Picture The Poet in Sunderland: Rowan McCabe


Rowan McCabe | Photo credit: Pictures by Bish

Following the success of the National Portrait Gallery’s ‘Picture the Poet’ exhibition, we caught up with featured artist, Rowan McCabe, to hear about his recent experiences running young people’s workshops at the Sunderland Music Workshop Centre.

A few months ago, I was asked by Apples and Snakes to run some workshops at the Sunderland Music Workshop Centre. It was on the theme of identity, in response to the National Portrait Gallery’s ‘Picture the Poet’ exhibition and I really enjoyed being a part of it.

Over the weeks I got to know Dave Murray, who has run the Music Centre for 8 years. He believes any young person should be able to come down and take part in what’s going on there, for free, no matter what age or ability they are. So at any time, you’ve got participants as young as 11 right the way up to 21, all working side by side. Dave’s the first to admit this is a bit unorthodox but I was immediately struck by the strong sense of community there. From the start, everyone really welcomed me into that.

The young people were a dedicated bunch, sometimes travelling for an hour or more on a Saturday morning, no matter what the weather or what other commitments they had. Most were aspiring singer-songwriters and this is what they came down to the Music Centre each week to do. They were already writing lyrics on their own at every possible opportunity and I could see straight away that no one needed to be encouraged to write here.

Instead, my job became about exposing them to performance poetry. Most of the group had never engaged with it before, although all of them were really open-minded and willing to give it a go. I began to weave links between music and poetry. We looked at Benjamin Zephaniah and talked about the musical quality of his work. We discussed the way he uses his own voice and grammar as a way of expressing his identity. It’s a discussion with prominence: This area is famous for bands like The Futureheads, one of a handful of North East groups to make the push for singing in your own voice and getting across your own personality. (Barry Hyde from the band regularly runs workshops at the centre as well. In fact, he popped in in my last week but a tree blew on to the train tracks on my way there and I never got to meet him!)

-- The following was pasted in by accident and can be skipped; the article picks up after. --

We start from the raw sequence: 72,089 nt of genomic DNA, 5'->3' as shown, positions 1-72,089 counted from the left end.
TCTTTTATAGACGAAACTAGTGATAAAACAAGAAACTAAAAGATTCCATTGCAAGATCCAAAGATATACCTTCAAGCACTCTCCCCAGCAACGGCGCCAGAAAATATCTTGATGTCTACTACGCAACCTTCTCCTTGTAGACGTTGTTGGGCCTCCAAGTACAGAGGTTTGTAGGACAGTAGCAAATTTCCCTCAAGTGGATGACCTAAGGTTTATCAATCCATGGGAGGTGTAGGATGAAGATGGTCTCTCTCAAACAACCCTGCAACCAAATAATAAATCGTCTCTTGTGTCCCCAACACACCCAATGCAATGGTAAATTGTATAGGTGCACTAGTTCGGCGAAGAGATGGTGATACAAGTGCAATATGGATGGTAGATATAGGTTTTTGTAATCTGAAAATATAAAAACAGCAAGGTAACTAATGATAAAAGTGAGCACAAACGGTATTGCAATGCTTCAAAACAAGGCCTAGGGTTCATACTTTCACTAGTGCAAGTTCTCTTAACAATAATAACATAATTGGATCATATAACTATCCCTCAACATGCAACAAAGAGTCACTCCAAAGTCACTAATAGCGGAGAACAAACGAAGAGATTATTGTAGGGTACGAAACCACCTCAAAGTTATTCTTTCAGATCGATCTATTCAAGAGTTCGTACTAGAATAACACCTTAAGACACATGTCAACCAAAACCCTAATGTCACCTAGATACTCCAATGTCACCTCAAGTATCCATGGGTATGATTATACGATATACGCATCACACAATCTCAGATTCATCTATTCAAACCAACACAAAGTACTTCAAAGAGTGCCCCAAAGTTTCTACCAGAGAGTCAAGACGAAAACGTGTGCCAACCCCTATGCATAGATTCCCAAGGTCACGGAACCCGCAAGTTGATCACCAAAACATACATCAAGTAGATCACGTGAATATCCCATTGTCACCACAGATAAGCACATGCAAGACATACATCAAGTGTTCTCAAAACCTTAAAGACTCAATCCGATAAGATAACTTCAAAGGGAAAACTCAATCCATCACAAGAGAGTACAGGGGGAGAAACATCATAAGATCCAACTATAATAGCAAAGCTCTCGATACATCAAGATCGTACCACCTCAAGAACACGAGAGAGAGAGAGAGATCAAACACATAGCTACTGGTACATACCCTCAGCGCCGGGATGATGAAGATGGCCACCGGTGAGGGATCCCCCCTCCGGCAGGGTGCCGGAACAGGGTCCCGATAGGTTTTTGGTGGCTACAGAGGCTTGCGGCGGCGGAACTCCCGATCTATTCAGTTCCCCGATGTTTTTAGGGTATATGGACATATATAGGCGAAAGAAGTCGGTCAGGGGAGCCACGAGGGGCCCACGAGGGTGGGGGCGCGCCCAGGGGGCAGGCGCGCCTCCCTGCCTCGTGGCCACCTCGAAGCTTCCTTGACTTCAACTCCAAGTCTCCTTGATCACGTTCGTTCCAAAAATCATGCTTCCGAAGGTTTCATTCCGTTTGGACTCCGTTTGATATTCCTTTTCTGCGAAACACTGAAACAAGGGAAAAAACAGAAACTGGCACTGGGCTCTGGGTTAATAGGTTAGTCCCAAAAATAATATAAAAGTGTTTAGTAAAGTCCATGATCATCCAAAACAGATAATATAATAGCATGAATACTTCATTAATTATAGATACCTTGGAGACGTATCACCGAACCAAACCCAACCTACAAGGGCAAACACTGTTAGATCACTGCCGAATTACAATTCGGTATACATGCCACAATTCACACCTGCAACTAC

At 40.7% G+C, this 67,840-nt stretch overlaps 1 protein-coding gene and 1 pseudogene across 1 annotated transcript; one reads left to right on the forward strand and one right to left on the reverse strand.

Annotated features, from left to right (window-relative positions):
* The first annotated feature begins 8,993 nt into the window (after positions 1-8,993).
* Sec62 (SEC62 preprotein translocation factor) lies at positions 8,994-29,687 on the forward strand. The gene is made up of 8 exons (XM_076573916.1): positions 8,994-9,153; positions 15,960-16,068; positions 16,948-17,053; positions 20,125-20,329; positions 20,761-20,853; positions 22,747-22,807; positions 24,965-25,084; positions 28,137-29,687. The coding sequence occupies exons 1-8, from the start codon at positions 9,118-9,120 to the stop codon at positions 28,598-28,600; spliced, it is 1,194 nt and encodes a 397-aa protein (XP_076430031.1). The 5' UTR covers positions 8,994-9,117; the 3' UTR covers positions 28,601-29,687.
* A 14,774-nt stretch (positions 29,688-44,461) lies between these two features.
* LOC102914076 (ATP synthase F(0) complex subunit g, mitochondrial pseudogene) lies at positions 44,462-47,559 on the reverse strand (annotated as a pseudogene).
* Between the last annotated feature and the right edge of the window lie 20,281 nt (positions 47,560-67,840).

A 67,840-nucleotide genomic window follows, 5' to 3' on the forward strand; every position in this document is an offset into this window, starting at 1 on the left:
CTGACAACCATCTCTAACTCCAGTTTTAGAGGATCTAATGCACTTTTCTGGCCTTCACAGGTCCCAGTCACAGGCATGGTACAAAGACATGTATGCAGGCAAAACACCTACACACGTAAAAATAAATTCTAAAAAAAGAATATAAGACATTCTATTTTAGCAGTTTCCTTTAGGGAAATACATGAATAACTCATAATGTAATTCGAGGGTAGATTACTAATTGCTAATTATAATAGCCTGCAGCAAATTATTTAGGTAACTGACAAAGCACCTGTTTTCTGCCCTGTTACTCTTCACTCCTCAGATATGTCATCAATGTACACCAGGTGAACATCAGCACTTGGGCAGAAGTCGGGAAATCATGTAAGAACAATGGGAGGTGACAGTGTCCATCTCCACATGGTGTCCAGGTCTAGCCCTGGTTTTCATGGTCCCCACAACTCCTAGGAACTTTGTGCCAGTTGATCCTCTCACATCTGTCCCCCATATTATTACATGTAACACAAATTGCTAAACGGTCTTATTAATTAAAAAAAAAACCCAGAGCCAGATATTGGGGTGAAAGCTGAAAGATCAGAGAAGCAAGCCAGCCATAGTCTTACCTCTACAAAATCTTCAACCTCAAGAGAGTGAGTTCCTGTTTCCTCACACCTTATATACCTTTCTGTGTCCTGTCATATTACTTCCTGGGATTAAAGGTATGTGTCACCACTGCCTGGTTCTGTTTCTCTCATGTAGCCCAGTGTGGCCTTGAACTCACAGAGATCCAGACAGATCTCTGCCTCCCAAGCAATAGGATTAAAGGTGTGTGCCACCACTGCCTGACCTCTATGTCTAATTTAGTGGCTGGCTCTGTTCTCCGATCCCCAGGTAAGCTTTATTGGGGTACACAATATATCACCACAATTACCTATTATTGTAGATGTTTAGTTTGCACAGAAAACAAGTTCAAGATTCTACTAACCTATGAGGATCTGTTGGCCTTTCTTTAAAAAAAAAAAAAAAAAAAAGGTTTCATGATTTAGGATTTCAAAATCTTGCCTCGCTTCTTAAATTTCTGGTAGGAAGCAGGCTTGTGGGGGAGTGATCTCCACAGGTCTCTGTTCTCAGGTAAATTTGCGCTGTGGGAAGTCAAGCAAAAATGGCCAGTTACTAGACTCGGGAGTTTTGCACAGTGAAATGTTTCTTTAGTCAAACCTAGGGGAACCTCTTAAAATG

Trinity | Photo credit: Suzi Corker www.suzicorker.com

We talked about the idea of taking a picture with words. The Stone Roses’ ‘Mersey Paradise’ was the prompt- I was really pleased to learn it was a song the whole group loved as well. We shared thoughts about the photographic-like imagery in lines such as ‘River splashes against the rocks’ or ‘the bricks, the bikes, the rusty tin’. We wrote about places we used to play with our friends (or still
do) using unusual adjectives to try and paint a bold and memorable picture for the audience.



Greg | Photo credit: Suzi Corker www.suzicorker.com

Greg and Trinity were two participants who consistently showed a real passion throughout the 6 weeks.  When the final performance at the Winter Gardens got close, I was really pleased when they put themselves forward for it. What was really special for me was when, after their set, they both excitedly asked where and how they could do more poetry. It was one of those moments when you really feel like you’ve had a positive impact on someone’s life. I put them both in touch with the young people’s project New Writing North and I hope it’s the start of a long and rewarding journey for them both.


Aware that poetry isn’t a proper job, Rowan McCabe has recently created his own occupation and is now a door-to-door poet. He spends his days in Newcastle, bothering people in the comfort of their homes (or, as he insists is the case, ‘finding out what is important to them’). He is also the winner of the 2015 Great Northern Slam and has performed on stages from the Edinburgh Fringe to the Bristol Poetry Festival. Visit Rowan’s website here